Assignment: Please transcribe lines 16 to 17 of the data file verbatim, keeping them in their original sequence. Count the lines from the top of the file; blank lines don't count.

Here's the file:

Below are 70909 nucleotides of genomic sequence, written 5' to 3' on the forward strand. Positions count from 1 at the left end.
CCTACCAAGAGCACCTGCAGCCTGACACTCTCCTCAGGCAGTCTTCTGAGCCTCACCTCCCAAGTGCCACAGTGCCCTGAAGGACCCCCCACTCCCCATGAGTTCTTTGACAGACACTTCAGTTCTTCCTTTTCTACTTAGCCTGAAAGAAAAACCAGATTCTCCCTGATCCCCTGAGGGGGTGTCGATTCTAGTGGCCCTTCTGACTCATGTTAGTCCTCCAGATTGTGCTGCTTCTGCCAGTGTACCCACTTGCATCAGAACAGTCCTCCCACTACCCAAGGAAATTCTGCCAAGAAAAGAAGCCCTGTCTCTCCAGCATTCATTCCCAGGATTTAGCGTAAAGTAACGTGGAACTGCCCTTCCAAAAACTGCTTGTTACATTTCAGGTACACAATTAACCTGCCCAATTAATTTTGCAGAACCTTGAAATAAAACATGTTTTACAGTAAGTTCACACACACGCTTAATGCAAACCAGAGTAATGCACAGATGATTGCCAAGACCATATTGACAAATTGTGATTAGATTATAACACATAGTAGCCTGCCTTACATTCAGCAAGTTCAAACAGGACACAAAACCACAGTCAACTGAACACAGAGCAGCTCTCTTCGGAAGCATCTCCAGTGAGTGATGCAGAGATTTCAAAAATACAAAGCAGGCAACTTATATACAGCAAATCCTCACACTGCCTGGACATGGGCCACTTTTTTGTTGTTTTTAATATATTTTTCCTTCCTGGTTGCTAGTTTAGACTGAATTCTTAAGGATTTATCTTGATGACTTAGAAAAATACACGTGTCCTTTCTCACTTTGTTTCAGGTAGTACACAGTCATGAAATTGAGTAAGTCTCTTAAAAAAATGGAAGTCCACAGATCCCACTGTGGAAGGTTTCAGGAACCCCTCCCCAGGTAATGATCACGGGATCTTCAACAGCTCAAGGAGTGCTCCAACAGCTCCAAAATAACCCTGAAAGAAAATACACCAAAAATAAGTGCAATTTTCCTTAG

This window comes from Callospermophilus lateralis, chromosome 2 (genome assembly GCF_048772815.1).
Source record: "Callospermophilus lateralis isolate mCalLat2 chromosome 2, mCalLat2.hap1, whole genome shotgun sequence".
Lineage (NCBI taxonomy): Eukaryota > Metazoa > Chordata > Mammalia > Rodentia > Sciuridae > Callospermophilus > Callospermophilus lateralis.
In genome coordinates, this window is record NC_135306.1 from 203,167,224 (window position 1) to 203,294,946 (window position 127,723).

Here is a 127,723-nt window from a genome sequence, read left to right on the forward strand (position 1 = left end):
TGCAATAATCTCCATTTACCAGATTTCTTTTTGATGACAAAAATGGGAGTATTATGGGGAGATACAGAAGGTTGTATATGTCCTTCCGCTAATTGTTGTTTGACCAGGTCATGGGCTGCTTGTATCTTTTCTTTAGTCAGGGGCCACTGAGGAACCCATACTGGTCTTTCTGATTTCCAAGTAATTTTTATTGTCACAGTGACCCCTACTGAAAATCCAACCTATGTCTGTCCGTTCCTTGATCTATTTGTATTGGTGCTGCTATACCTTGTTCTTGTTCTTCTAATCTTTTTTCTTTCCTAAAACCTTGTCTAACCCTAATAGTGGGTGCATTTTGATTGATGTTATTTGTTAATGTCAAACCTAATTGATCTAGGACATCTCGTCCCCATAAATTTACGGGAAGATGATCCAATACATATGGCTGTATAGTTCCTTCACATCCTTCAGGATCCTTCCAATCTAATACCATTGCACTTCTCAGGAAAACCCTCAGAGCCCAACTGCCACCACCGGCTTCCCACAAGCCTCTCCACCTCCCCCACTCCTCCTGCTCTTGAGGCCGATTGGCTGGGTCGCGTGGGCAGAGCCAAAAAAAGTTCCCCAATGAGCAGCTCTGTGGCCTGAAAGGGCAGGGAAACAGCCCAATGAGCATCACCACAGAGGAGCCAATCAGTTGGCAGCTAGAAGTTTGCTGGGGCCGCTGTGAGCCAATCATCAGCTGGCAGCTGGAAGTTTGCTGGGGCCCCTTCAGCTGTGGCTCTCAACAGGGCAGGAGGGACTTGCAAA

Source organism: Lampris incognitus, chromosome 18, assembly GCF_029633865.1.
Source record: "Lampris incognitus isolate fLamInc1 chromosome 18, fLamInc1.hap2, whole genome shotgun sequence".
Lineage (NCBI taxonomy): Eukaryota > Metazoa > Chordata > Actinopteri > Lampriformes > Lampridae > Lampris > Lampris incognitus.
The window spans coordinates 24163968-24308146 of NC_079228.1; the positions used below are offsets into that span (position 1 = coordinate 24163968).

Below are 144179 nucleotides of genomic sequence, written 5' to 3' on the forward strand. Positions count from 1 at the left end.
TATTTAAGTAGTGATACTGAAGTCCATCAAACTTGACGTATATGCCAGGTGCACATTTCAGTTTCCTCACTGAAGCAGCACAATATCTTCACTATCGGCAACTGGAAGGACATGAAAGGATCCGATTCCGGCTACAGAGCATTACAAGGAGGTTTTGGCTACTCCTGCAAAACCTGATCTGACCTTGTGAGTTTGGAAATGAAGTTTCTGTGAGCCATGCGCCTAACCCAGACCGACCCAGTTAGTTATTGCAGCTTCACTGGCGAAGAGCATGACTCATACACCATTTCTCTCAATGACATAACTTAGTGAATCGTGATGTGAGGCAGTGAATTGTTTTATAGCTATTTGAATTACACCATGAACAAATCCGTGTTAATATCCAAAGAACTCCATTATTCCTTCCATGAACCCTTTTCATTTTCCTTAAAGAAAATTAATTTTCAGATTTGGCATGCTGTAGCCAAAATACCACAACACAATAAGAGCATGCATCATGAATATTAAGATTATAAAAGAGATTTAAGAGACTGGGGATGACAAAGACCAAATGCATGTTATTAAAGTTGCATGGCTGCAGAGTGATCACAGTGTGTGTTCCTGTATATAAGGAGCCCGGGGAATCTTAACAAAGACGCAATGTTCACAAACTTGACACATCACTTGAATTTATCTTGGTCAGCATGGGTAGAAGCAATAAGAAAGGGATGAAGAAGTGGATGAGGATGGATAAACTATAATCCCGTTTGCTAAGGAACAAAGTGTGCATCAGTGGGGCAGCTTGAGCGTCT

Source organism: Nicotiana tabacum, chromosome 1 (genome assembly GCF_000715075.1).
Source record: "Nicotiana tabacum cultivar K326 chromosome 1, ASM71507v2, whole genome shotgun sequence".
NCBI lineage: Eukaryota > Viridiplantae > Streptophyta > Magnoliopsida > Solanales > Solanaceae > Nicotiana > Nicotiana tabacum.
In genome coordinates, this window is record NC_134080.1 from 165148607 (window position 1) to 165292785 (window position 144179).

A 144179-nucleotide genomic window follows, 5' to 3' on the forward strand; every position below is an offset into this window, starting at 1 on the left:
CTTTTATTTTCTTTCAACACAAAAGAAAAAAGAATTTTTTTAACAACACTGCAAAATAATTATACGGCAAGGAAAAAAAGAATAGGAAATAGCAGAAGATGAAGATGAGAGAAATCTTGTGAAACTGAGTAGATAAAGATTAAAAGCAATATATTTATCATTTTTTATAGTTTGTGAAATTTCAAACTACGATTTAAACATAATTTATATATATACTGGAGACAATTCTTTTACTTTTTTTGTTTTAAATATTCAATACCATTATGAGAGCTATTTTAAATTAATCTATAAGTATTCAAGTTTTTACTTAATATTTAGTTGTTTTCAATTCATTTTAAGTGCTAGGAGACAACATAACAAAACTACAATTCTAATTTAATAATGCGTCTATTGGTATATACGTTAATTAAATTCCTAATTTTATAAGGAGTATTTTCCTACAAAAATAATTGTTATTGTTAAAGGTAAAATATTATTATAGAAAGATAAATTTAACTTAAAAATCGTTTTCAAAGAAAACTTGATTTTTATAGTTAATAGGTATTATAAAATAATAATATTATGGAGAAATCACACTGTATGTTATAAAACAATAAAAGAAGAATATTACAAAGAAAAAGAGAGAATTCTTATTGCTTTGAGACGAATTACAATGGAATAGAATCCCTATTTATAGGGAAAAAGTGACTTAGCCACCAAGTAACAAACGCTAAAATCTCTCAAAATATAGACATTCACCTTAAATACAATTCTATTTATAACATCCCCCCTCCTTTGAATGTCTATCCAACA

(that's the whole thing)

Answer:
Source record: "Nicotiana tabacum cultivar K326 chromosome 1, ASM71507v2, whole genome shotgun sequence".
NCBI lineage: Eukaryota > Viridiplantae > Streptophyta > Magnoliopsida > Solanales > Solanaceae > Nicotiana > Nicotiana tabacum.